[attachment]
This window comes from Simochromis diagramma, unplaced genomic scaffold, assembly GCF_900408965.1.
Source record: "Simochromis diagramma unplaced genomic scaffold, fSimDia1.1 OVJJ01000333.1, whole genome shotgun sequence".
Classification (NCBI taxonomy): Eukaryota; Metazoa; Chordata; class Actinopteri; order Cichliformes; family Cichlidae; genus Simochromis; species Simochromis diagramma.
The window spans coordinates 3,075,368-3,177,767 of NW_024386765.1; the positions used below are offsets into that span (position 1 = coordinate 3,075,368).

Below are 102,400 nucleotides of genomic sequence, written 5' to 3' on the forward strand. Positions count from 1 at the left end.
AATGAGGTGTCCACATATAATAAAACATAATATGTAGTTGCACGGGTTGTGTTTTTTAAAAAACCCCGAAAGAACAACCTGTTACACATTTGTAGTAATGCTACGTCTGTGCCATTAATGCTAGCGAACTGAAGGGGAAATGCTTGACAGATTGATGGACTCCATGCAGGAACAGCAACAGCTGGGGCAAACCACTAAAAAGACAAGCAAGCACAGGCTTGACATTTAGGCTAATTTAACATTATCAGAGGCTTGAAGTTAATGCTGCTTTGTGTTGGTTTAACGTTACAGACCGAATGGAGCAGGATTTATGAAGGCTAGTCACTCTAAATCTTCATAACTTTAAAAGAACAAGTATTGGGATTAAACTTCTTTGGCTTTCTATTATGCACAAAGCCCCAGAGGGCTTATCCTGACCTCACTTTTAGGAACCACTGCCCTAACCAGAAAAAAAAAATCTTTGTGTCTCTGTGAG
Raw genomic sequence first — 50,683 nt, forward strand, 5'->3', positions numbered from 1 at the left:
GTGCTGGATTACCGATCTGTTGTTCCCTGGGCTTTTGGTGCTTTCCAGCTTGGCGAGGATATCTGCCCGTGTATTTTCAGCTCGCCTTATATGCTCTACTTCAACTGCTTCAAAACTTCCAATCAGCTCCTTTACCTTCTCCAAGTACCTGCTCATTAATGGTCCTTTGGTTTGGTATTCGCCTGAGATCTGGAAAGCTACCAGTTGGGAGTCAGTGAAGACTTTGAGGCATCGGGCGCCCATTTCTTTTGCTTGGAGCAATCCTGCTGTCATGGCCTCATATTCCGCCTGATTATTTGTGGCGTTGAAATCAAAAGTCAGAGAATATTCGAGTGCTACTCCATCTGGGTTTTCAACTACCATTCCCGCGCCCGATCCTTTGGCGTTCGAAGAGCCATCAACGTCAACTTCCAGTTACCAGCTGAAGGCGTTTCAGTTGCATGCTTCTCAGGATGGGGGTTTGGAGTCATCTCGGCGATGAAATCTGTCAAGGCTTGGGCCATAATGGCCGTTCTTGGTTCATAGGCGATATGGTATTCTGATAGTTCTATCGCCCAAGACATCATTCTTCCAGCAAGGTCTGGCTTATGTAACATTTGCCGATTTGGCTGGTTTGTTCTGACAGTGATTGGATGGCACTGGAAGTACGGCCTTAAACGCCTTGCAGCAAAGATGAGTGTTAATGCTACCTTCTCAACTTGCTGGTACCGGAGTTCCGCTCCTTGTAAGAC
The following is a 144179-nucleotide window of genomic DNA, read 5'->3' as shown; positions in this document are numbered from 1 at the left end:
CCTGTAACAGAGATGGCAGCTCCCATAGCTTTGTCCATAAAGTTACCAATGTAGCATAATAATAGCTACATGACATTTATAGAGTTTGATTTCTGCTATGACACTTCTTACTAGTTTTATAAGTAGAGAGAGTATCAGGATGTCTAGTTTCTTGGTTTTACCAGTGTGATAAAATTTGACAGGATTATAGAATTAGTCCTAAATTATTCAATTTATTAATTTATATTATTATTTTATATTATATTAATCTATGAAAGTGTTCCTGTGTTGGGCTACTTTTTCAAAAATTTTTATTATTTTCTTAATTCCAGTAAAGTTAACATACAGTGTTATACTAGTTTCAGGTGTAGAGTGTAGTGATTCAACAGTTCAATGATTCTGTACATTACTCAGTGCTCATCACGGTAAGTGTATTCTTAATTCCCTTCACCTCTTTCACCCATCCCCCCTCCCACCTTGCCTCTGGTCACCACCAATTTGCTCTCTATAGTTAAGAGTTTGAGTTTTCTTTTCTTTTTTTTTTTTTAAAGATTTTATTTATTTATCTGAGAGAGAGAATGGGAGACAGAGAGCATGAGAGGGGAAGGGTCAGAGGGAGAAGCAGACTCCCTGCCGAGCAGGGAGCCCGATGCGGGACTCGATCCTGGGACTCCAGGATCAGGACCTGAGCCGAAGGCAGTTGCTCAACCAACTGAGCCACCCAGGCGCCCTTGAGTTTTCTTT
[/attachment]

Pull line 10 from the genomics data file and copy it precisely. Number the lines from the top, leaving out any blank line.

CCTGTAACAGAGATGGCAGCTCCCATAGCTTTGTCCATAAAGTTACCAATGTAGCATAATAATAGCTACATGACATTTATAGAGTTTGATTTCTGCTATGACACTTCTTACTAGTTTTATAAGTAGAGAGAGTATCAGGATGTCTAGTTTCTTGGTTTTACCAGTGTGATAAAATTTGACAGGATTATAGAATTAGTCCTAAATTATTCAATTTATTAATTTATATTATTATTTTATATTATATTAATCTATGAAAGTGTTCCTGTGTTGGGCTACTTTTTCAAAAATTTTTATTATTTTCTTAATTCCAGTAAAGTTAACATACAGTGTTATACTAGTTTCAGGTGTAGAGTGTAGTGATTCAACAGTTCAATGATTCTGTACATTACTCAGTGCTCATCACGGTAAGTGTATTCTTAATTCCCTTCACCTCTTTCACCCATCCCCCCTCCCACCTTGCCTCTGGTCACCACCAATTTGCTCTCTATAGTTAAGAGTTTGAGTTTTCTTTTCTTTTTTTTTTTTTAAAGATTTTATTTATTTATCTGAGAGAGAGAATGGGAGACAGAGAGCATGAGAGGGGAAGGGTCAGAGGGAGAAGCAGACTCCCTGCCGAGCAGGGAGCCCGATGCGGGACTCGATCCTGGGACTCCAGGATCAGGACCTGAGCCGAAGGCAGTTGCTCAACCAACTGAGCCACCCAGGCGCCCTTGAGTTTTCTTT